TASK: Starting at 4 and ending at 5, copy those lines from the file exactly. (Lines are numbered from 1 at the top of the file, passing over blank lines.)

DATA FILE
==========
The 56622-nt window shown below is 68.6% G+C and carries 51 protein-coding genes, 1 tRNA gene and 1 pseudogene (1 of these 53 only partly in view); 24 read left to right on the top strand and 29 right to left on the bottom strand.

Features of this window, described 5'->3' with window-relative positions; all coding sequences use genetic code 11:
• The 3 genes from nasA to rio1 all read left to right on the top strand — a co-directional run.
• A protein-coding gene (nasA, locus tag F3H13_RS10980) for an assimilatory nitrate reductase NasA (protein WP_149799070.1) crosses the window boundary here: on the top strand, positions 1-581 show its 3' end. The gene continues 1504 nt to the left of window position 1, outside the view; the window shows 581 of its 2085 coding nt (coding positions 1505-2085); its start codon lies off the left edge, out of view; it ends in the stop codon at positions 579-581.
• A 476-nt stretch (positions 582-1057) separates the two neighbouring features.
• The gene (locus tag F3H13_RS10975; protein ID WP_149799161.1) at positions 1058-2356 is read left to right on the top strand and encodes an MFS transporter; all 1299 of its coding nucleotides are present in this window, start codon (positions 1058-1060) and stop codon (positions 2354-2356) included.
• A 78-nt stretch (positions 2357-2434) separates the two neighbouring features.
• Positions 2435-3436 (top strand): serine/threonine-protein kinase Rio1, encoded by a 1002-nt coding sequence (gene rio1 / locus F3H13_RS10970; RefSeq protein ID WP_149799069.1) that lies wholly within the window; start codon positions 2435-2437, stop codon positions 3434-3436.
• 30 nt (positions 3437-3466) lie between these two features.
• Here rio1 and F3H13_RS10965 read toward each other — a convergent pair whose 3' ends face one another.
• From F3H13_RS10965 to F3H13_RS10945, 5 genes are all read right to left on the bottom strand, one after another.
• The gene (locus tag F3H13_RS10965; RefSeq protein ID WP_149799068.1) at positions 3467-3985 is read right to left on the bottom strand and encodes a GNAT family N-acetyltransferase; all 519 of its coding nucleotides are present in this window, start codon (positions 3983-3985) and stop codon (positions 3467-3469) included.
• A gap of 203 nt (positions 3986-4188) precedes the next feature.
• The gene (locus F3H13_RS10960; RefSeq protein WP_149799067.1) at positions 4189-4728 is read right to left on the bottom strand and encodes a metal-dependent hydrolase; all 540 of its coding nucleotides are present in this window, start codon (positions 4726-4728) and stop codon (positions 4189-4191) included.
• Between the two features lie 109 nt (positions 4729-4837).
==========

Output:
• A protein-coding gene (nasA, locus tag F3H13_RS10980) for an assimilatory nitrate reductase NasA (protein WP_149799070.1) crosses the window boundary here: on the top strand, positions 1-581 show its 3' end. The gene continues 1504 nt to the left of window position 1, outside the view; the window shows 581 of its 2085 coding nt (coding positions 1505-2085); its start codon lies off the left edge, out of view; it ends in the stop codon at positions 579-581.
• A 476-nt stretch (positions 582-1057) separates the two neighbouring features.